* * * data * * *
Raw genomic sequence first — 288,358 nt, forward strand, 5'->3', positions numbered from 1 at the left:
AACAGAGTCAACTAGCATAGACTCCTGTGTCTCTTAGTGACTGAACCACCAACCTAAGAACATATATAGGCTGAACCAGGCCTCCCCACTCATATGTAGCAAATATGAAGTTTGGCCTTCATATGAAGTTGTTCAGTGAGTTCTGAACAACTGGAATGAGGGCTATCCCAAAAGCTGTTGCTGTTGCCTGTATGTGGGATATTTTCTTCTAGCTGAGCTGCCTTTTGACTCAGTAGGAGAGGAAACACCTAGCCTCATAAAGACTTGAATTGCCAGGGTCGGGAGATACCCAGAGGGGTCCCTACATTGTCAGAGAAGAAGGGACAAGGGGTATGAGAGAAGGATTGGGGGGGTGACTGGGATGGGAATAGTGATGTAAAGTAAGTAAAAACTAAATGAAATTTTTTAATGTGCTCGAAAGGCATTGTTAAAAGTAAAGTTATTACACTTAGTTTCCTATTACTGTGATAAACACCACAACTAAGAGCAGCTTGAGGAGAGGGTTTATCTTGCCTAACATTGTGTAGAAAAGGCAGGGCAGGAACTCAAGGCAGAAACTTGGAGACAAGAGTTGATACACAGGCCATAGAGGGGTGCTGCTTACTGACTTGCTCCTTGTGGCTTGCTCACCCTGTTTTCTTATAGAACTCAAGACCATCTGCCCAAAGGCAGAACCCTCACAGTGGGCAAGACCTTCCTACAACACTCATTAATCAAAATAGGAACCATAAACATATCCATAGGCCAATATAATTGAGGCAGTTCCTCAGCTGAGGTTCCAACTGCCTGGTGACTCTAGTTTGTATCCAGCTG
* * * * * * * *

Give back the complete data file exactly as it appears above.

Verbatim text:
Raw genomic sequence first — 288,358 nt, forward strand, 5'->3', positions numbered from 1 at the left:
AACAGAGTCAACTAGCATAGACTCCTGTGTCTCTTAGTGACTGAACCACCAACCTAAGAACATATATAGGCTGAACCAGGCCTCCCCACTCATATGTAGCAAATATGAAGTTTGGCCTTCATATGAAGTTGTTCAGTGAGTTCTGAACAACTGGAATGAGGGCTATCCCAAAAGCTGTTGCTGTTGCCTGTATGTGGGATATTTTCTTCTAGCTGAGCTGCCTTTTGACTCAGTAGGAGAGGAAACACCTAGCCTCATAAAGACTTGAATTGCCAGGGTCGGGAGATACCCAGAGGGGTCCCTACATTGTCAGAGAAGAAGGGACAAGGGGTATGAGAGAAGGATTGGGGGGGTGACTGGGATGGGAATAGTGATGTAAAGTAAGTAAAAACTAAATGAAATTTTTTAATGTGCTCGAAAGGCATTGTTAAAAGTAAAGTTATTACACTTAGTTTCCTATTACTGTGATAAACACCACAACTAAGAGCAGCTTGAGGAGAGGGTTTATCTTGCCTAACATTGTGTAGAAAAGGCAGGGCAGGAACTCAAGGCAGAAACTTGGAGACAAGAGTTGATACACAGGCCATAGAGGGGTGCTGCTTACTGACTTGCTCCTTGTGGCTTGCTCACCCTGTTTTCTTATAGAACTCAAGACCATCTGCCCAAAGGCAGAACCCTCACAGTGGGCAAGACCTTCCTACAACACTCATTAATCAAAATAGGAACCATAAACATATCCATAGGCCAATATAATTGAGGCAGTTCCTCAGCTGAGGTTCCAACTGCCTGGTGACTCTAGTTTGTATCCAGCTG